- Thoughts on Market Reactions to Election
- Trading The Bigger Than Expected Move
- Simplifying Your Options Execution
- John’s Post Election Trade
CEO & Founder of Simpler Trading
Rapid Fire ?
Q. What Trader has influenced your career the most and why?
A. I can’t say it is just one trader in terms of technique. That said, Mark Douglas has had the most impact on my trading. I first read his books The Disciplined Trader and Trading in the Zone after I blew up for the 3rd time in the 1990s. His books taught me how your brain should look like while in a trade, and how the market preys on any stored trauma we have from childhood and uses that against it. I eventually started working with him as a coach. We’d work through issues while I was in trades. I was talking to him up to a few weeks before he passed suddenly. That was a shock. I reread his books or listen to them on audible at least once a year, and every time there are new aha moments.
Q. What was one of the hardest things for you to overcome in Trading?
A. Upper limit problems and knowing when enough is enough. By upper limit problems, I mean mentally dealing with money limits. Over my trading career I’ve hit ceilings where my account would get to a certain level, then I’d start giving money back. Psychologically I think it was based on my self image and what I thought I was worth at the time. As a work around, when I identified a level, I would trade up to that point, wire money out back down to my starting balance, and start again. My “job” was simply going from 50K to 75K, that was it. That was my niche. Trade up to that point, wire money out and start again. Over the years this ceiling was raised as I became more accepting of these upper levels. Then I’d go in search of the next one. It’s like a double top. You get to an account balance, pullback, get back to it gain, and pullback again. That’s usually a sign you have reach your current upper limits as defined by your self image. Enough is enough is greed related. You push it too far and the universe just takes it right back. To this day I make it a habit of wiring money out each week. Psychologically it keeps me on the right path. I find when I’m consistently donating a portion of my trading gains, I don’t have that issue. When I forget, I do. Sort of like tithing.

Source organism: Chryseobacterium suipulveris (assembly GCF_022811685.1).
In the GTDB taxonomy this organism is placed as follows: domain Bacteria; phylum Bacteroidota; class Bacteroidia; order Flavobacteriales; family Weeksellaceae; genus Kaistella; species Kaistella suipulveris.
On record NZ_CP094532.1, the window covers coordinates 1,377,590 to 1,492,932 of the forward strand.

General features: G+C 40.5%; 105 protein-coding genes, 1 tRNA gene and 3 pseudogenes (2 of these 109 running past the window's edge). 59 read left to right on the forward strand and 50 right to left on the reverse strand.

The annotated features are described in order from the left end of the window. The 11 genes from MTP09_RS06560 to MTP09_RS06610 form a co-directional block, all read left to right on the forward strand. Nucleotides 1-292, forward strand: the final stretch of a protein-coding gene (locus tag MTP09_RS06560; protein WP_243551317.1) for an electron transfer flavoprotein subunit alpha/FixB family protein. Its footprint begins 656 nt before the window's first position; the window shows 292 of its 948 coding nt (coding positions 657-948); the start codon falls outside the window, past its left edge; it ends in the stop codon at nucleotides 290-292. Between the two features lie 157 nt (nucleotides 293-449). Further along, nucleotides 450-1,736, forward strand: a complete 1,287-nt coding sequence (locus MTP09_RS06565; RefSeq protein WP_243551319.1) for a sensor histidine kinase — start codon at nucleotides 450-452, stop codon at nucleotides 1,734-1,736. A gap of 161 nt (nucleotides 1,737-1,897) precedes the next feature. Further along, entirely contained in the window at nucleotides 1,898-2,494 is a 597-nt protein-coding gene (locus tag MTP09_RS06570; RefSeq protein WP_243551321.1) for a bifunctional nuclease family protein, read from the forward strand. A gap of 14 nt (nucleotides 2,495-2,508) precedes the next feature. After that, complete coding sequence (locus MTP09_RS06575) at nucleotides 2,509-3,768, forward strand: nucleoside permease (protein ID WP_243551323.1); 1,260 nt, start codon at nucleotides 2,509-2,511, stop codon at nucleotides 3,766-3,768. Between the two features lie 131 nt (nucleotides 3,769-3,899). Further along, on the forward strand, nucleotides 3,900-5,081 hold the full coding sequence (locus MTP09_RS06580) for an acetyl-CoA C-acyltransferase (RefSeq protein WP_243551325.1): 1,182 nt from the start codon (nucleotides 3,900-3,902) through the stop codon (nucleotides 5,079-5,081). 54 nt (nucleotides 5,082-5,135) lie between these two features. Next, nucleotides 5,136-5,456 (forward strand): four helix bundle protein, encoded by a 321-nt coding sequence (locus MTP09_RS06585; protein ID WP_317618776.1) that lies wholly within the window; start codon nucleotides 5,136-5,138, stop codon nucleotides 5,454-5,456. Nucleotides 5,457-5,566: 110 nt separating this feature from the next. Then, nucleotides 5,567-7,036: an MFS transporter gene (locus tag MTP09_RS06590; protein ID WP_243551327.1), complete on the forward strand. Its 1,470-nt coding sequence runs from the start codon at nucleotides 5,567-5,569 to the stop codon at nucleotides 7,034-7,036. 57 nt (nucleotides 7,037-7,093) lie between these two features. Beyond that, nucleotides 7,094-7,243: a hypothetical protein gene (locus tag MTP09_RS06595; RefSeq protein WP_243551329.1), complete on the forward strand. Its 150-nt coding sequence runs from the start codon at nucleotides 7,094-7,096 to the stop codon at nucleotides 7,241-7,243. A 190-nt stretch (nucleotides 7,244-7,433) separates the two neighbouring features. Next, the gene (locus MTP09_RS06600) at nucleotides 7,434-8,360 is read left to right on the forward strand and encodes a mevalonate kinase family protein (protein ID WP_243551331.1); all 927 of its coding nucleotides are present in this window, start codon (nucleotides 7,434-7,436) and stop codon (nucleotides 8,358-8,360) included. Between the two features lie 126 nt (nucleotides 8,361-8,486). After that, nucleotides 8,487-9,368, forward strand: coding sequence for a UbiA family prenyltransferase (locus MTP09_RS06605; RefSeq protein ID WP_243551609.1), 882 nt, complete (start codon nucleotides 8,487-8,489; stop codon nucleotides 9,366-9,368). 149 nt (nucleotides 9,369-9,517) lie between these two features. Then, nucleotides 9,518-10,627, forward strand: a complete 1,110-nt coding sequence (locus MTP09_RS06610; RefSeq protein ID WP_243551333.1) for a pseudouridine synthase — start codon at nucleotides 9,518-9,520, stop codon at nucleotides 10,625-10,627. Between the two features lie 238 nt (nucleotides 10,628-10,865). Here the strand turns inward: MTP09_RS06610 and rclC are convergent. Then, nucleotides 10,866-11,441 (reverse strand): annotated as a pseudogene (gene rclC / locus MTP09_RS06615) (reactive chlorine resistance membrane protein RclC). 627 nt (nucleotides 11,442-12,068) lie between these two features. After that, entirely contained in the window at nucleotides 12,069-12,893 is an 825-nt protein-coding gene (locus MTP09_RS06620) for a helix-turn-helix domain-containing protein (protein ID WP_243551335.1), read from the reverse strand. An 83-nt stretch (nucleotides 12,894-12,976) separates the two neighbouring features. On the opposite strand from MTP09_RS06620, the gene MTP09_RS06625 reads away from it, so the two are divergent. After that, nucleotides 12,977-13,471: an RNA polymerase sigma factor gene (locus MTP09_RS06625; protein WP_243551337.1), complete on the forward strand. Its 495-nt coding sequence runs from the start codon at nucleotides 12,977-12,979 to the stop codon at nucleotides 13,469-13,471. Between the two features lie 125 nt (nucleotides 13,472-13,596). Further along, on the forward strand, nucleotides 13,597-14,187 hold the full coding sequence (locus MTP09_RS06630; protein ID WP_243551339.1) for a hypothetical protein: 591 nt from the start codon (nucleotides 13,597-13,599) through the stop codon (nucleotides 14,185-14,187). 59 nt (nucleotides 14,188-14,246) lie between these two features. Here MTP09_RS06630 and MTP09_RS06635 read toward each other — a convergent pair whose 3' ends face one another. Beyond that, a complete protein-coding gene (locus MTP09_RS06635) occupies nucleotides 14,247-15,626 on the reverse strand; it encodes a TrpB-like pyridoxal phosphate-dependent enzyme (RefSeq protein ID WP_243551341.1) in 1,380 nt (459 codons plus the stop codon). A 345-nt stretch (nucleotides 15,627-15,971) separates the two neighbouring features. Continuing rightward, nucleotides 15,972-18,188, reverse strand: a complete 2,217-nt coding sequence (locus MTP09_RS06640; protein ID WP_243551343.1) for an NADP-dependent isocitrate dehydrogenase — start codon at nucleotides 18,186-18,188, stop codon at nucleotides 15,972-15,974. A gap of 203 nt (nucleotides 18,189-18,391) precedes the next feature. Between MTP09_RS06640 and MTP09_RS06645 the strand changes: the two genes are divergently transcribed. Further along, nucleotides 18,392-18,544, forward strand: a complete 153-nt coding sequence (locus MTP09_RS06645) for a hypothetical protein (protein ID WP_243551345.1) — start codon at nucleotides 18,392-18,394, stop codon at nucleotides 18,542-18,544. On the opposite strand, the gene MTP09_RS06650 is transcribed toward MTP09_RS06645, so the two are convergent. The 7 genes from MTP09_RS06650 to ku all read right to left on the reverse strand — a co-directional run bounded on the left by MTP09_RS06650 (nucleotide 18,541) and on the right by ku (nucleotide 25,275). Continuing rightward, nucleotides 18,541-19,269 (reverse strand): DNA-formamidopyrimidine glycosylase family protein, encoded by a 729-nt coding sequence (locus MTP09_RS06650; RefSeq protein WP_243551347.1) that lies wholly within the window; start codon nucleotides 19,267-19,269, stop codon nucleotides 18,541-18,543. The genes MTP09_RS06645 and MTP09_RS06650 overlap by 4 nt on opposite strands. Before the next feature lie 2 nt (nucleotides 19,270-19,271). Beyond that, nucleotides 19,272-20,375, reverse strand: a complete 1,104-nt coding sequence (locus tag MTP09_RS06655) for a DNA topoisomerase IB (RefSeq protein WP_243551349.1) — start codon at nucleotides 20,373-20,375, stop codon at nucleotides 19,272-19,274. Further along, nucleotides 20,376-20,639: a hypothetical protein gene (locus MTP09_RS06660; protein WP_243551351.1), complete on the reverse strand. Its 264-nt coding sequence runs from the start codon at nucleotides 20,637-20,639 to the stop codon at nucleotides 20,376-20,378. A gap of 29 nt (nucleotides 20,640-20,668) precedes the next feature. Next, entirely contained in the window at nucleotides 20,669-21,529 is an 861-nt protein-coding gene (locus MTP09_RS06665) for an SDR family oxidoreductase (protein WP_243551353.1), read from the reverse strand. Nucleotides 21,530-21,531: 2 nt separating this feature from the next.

Q. How has your trading process evolved over the years?
A. I’ve tweaked my trading to fit my lifestyle. I don’t want to stay up all night staring at charts and I don’t want to be hanging on every tick. I like to put on trades that don’t need a lot of babysitting. If I’m trading bigger and more directionally, I’m looking at quick hits that last a few days vs. holding on for weeks and months. I do that maybe twice a month. Make the money and go back to cash and back to easier, lower maintenance premium collection type trades.
Q. What is one attribute that you believe every trader should have?
A. Patience. The long term trend of impatience is account destruction. Also recognizing fear of the unknown. When we fear the unknown, we freeze. Instead, just switch the fear to a focus on risk. The risk of the unknown. That is easy. How much am I willing to risk to find out of this works? That is way easier for the mind to handle.
Q. If you had to pick a profession other than trading, what would it be?
A. Professional baseball player. I loved it as a kid and through high school but never took it further than that.
Q. Favorite Book about Trading?
A. How I Made $2 Million In The Stock Market by Nicolas Darvas had the most memorable impact on me. It really hit home the idea of how ridiculous it is to stare at 5 minute charts all day. Have your system, step back, and let it play out. Get out of your own way.
Q. What’s the best advice you received about Trading?
A. Think of your positions as employees. If they aren’t doing their job, fire them fast and often.
Q. If you can give a piece of advice to the younger you about trading, what would it be?
A. Think in terms of compound interest vs. home runs. Those base hits add up fast. The market will be there tomorrow. Focus on developing your skills as a trader on each trade vs. trying to make money on each trade.
Q. If you had to elevator pitch me your edge trading, what would you say?
A. My edge is being able to identify situations where the odds of a greater than expected move taking place have increased exponentially. (Expected move being defined as what the greeks have already priced into the options market).
Q. Favorite thing to do when not Trading?
A. Hiking, reading, traveling, spending time with wife, kids and interesting friends.
If you enjoyed this interview be sure to listen to these other episodes:
Trading Psychology – Denise Shull
Confident Carefree Fearless Focused – Matt PAX Kenah